Furthermore, most farmers use antibiotics without consulting veterinarians. Ironically, T Bandhhopadyay of Gujarat-based National Dairy Development Board (nddb) proclaims that the situation in India does not warrant any monitoring system. Even more callous is the attitude of V S R Shastri, assistant general manager, National Egg Coordination Committee (necc), Pune. "The amount of antibiotics used in the industry is not our concern. These drugs ensure that local farmers get a fair deal in the egg business," he says. Some even use the 'poor' economic status of our country as an explanation for not being concerned. "Being a poor country has its advantages. When humans themselves can't afford treatment, how can they afford antibiotics for animals?" questions D K Singh, an official working with the quality testing department of nddb.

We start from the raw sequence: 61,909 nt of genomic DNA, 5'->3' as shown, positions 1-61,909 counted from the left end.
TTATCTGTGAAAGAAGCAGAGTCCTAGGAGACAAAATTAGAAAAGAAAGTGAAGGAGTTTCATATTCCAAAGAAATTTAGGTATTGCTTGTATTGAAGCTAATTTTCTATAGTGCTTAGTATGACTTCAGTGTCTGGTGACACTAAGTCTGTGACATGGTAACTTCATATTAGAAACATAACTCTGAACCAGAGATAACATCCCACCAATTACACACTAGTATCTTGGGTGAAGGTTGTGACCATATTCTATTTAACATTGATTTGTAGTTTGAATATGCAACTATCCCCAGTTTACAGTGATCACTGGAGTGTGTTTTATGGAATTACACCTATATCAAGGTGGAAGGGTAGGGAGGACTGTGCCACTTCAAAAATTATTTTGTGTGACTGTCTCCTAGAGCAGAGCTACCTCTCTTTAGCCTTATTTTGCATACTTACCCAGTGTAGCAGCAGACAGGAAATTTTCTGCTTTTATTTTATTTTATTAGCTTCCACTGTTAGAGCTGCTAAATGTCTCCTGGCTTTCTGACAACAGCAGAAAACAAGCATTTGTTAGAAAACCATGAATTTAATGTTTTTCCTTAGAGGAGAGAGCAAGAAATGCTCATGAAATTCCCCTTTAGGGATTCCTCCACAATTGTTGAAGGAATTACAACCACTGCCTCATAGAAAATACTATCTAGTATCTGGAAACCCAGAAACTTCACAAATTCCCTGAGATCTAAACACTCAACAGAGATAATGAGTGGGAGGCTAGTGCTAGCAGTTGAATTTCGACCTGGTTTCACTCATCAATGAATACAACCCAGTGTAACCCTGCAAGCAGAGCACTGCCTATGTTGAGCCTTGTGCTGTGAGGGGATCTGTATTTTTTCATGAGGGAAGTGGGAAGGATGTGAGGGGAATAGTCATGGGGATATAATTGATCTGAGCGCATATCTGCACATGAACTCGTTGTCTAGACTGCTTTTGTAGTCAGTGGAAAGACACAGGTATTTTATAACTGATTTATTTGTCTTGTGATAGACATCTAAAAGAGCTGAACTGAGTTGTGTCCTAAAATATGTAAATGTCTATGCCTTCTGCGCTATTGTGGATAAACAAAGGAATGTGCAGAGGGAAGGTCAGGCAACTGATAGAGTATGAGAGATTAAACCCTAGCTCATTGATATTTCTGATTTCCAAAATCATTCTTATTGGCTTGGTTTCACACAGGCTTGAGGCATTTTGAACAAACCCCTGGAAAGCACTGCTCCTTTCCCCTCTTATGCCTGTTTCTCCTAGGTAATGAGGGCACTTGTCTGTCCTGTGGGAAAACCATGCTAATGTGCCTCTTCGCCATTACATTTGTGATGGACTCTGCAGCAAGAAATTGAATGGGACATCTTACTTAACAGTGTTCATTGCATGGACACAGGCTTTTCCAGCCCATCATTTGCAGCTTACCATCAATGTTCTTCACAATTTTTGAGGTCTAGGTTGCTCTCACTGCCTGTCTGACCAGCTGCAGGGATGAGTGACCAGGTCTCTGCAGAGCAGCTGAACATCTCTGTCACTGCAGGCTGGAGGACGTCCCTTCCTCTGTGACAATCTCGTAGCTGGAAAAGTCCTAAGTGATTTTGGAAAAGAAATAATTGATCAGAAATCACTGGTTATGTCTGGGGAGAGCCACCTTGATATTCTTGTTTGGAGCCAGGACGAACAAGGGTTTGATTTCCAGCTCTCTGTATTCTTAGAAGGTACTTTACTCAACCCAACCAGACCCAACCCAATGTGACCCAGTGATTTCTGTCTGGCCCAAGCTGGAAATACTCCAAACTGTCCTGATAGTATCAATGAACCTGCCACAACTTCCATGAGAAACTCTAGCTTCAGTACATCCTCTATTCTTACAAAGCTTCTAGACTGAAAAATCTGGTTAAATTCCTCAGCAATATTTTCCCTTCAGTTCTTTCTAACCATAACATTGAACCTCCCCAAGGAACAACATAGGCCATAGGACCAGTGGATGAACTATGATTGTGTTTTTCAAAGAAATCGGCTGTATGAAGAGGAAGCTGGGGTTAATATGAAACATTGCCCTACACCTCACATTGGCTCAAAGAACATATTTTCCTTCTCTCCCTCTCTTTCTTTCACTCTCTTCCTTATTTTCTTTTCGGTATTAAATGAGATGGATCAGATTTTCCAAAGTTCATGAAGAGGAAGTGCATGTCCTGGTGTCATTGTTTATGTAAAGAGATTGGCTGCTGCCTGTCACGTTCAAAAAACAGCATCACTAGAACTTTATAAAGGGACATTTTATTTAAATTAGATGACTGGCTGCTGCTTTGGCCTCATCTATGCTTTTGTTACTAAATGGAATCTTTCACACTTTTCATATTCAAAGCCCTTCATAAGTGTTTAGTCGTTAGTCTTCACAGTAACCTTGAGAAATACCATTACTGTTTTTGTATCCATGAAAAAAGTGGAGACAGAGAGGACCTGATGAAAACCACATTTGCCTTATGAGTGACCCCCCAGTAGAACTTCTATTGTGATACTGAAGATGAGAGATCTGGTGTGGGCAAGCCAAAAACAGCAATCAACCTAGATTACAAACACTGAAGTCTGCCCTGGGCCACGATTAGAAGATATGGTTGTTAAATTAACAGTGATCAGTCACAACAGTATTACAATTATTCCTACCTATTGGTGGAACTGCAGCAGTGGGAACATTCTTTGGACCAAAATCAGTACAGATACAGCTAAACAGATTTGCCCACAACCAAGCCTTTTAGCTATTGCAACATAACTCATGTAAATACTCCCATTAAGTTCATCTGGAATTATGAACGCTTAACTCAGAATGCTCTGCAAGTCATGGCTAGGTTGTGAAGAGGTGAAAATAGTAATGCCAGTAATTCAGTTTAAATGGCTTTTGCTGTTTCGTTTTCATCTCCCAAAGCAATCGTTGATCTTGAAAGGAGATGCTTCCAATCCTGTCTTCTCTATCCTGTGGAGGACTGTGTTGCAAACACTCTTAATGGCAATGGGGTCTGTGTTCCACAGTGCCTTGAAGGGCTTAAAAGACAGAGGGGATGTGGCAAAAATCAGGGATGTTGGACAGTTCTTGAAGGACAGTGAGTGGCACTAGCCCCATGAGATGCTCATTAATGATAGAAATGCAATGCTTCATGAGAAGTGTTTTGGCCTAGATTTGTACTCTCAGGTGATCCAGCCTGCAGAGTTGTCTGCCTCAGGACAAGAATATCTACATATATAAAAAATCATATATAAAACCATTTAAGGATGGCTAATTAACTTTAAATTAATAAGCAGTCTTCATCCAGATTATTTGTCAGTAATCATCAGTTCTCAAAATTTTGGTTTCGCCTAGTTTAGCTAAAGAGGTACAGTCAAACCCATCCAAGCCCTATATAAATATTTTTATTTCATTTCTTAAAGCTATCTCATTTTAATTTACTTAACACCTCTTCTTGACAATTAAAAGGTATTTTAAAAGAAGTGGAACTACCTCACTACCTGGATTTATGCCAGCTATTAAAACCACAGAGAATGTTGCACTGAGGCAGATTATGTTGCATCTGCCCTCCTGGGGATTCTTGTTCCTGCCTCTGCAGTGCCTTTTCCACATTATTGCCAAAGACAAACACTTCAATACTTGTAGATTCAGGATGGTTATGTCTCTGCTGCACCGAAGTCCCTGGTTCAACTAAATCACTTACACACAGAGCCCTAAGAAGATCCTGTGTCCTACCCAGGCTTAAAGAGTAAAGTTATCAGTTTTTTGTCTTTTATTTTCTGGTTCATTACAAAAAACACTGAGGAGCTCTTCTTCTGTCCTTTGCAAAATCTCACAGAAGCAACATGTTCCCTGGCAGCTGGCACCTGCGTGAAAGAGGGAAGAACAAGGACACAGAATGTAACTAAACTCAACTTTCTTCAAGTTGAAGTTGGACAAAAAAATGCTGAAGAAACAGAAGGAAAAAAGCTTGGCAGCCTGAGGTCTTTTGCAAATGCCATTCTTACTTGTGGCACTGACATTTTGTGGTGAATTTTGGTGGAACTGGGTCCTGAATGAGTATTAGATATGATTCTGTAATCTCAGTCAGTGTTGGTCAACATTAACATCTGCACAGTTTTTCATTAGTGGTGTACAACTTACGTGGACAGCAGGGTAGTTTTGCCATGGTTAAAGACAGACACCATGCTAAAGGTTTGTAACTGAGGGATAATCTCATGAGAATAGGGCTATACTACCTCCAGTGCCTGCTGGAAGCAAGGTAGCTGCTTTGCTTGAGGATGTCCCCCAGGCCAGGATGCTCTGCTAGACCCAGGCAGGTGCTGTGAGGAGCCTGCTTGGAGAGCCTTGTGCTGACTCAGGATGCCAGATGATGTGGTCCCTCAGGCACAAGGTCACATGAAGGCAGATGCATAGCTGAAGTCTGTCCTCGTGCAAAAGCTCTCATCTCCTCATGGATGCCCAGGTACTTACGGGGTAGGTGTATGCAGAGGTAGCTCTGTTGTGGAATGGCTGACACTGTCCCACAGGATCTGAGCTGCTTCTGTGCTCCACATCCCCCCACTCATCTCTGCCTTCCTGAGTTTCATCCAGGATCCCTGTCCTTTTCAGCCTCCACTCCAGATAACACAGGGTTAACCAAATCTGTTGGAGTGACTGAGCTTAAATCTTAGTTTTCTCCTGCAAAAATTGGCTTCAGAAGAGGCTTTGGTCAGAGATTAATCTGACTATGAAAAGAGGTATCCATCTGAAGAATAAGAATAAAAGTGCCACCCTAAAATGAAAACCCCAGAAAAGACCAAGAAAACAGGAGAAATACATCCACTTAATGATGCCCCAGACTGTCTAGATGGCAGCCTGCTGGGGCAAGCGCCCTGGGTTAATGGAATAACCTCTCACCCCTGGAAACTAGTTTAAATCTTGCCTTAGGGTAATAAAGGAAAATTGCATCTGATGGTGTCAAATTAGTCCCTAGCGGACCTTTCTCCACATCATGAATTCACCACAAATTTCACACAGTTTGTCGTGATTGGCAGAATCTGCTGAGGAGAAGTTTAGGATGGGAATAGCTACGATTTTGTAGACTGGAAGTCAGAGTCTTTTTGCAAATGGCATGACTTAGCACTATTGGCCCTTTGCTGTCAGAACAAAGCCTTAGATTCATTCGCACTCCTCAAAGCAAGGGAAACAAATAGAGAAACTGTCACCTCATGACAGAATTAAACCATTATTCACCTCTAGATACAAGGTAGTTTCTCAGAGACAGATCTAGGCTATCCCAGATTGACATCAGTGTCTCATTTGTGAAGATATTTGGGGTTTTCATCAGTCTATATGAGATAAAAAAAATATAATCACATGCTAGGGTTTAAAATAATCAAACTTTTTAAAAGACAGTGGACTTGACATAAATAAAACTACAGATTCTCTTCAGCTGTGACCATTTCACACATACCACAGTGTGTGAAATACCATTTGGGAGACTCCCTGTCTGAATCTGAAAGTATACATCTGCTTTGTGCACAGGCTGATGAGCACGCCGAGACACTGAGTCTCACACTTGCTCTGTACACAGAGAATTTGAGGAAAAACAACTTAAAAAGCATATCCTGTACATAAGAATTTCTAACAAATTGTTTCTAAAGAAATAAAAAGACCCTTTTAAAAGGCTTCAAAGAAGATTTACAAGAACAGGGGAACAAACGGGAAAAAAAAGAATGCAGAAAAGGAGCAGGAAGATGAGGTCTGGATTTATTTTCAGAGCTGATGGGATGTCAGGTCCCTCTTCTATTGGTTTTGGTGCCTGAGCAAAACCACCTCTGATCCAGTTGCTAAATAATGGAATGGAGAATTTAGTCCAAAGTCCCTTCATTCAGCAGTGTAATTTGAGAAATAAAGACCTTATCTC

According to researchers, what is needed in India is a national food monitoring system. Without such a system the extent of antibiotics abuse would never be known, and without facts and figures, no organisation can provide any feedback to the farms. Another way out of the quandary is the use of traditional knowledge. "There are 6,000 traditional medicines in India which are more effective than antibiotics in healing animals. They should be promoted," says A K Gupta, professor of agriculture at Indian Institute of Management, Ahemadabad.
With inputs from Vibha Varshney